Tough Guy Becomes Whipping Boy
To say that Jeroen Dijsselbloem 'ruffled feathers' as Der Spiegel does here is an understatement. It would be more precise to state that he has provoked howls of outrage and disbelief all around. Der Spiegel berates him for not being diplomatic enough. Allegedly he was also 'too rude with the Cypriots' (meaning the negotiators). And – horror! – he lacks the 'gravitas' of his predecessor J.C. Juncker, the euro-group's former self-confessed liar-in-chief. Only now can we see what an irreplaceable super-human bureaucrat Juncker really was. Woe betide us now that he's gone!
Can the euro-group even continue with a ruffian such as J. Dijsselbloem heading it, even though he has merely a 'ceremonial post' as Der Speigel assures us?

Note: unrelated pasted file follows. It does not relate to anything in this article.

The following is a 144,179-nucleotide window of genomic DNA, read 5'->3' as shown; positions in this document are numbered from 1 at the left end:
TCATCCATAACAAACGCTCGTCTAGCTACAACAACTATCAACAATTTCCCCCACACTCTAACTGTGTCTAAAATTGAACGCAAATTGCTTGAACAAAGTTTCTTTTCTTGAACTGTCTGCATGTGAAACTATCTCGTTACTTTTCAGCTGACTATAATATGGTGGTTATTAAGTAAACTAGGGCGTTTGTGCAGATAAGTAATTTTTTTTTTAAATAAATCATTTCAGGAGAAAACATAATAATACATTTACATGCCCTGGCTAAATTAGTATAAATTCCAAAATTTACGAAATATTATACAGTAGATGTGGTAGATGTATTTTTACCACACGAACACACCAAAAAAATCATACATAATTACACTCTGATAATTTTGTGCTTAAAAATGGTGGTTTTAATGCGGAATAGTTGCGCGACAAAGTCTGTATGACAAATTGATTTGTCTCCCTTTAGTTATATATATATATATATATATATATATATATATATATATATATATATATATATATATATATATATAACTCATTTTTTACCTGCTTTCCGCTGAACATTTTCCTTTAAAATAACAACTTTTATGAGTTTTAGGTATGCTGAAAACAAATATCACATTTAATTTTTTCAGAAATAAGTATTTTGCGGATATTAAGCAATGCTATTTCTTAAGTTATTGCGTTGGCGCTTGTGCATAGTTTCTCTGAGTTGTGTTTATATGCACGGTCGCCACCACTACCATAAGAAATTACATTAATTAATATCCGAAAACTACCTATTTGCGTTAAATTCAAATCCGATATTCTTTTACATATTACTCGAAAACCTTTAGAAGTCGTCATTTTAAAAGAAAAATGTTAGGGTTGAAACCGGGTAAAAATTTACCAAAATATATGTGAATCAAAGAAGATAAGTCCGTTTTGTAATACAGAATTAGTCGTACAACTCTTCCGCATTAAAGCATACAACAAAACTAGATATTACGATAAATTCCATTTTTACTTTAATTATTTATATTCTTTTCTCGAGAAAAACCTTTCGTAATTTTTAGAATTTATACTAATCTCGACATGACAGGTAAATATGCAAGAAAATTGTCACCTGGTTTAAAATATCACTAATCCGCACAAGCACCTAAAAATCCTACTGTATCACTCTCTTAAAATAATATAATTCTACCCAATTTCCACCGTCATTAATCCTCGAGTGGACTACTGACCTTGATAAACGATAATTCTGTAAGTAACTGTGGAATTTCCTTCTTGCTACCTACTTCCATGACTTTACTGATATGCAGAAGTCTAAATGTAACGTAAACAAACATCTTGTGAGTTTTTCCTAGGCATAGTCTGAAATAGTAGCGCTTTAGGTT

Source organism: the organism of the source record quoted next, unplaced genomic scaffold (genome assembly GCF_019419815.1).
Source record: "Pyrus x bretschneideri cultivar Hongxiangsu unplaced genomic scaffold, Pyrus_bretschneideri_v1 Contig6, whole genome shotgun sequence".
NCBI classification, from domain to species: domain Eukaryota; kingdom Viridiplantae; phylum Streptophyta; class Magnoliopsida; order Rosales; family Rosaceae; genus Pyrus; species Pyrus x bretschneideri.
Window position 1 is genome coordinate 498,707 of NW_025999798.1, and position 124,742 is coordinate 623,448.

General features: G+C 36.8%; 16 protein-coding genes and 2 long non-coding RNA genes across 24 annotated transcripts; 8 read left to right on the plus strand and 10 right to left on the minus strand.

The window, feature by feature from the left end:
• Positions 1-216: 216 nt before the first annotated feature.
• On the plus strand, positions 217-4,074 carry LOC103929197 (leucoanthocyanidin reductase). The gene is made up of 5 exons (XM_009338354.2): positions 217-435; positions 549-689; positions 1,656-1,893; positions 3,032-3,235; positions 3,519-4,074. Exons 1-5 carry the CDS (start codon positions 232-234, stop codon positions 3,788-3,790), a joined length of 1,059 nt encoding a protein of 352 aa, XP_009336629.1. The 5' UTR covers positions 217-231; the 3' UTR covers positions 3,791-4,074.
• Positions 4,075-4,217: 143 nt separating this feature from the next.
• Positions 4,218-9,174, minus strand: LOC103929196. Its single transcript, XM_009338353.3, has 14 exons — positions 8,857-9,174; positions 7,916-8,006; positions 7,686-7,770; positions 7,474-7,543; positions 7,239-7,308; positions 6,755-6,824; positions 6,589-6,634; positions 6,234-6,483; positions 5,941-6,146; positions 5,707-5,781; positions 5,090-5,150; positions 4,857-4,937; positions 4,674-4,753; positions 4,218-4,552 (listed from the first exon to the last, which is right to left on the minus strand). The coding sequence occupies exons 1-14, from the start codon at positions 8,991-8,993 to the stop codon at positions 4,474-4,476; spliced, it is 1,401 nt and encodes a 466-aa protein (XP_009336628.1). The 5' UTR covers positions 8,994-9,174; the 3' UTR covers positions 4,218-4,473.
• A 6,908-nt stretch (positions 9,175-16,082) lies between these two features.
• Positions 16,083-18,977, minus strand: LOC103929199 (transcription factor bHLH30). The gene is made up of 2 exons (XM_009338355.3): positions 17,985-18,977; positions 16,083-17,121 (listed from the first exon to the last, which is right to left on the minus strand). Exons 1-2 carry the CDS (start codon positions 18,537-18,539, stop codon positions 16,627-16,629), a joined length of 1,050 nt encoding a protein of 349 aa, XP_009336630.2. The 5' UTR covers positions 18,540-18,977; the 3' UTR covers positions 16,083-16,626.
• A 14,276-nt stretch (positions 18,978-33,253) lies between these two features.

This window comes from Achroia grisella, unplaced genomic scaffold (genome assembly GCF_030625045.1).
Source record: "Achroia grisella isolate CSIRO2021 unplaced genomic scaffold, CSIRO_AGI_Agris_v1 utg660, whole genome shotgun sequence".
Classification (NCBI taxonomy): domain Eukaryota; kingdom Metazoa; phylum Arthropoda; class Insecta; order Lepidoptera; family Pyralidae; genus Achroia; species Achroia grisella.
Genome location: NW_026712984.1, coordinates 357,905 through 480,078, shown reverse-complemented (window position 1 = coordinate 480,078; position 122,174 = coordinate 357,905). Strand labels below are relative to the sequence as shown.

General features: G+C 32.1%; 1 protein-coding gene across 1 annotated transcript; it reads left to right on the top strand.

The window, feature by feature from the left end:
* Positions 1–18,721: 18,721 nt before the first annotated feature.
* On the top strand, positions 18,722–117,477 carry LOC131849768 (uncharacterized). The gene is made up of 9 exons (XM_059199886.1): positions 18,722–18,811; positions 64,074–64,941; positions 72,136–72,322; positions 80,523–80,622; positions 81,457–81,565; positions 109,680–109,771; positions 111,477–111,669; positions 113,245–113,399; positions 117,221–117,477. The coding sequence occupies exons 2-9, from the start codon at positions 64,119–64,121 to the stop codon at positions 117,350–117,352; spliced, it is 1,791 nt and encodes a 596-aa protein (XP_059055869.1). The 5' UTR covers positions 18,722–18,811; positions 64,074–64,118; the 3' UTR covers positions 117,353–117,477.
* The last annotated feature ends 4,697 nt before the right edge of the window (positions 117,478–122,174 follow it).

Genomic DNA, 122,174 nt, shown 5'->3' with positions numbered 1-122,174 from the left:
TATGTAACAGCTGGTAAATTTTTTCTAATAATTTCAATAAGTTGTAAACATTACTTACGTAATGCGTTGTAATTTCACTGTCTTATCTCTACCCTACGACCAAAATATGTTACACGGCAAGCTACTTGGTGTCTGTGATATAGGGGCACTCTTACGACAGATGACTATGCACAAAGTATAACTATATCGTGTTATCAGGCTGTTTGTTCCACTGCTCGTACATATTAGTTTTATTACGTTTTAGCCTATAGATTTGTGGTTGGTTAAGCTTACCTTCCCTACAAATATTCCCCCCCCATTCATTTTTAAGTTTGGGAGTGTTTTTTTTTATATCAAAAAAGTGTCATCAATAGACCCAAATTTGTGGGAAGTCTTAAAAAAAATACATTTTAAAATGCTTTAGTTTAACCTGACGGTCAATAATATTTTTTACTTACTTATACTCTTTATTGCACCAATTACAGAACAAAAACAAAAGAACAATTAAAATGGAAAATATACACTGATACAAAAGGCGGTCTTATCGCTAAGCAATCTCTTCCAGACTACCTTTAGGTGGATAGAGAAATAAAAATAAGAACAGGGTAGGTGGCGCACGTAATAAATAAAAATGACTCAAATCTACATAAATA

PBoC Open Market Palpitations Continue
Here is the update of the PBoC's weekly open market operations from Thursday last week (as we have previously pointed out, there seem to be unusually large swings between monetary pumping and drains of late). The chart depicts the net of bill sales and purchases and repos/reverse repos. After the big draining operation of the previous week, another small drain resulted from last week's activities:
PBoC open market operations, net effect – click for better resolution.
It Goes Well With the Sentiment Picture …
Our friend PN has sent us his latest Elliott Wave update on the evolving near term pattern in the S&P 500, which happens to jibe with our observations about sentiment and positioning posted earlier.
S&P 500 Index, near term Elliott Wave pattern, by PN – click for better resolution.
Liquidity Trumps Everything – For Now
The stock market chugs ever higher, but there seems to be little to support this run-up from a fundamental standpoint. For instance, fourth quarter corporate earnings for the SPX are expected to grow by 1.9%. Only three months ago they were estimated to grow by 9.9%. A little over six months ago the estimate was for 13.7% earnings growth. Three regional Fed business surveys in a row have come in way below expectations and the NFIB small business confidence index has just hit a three year low.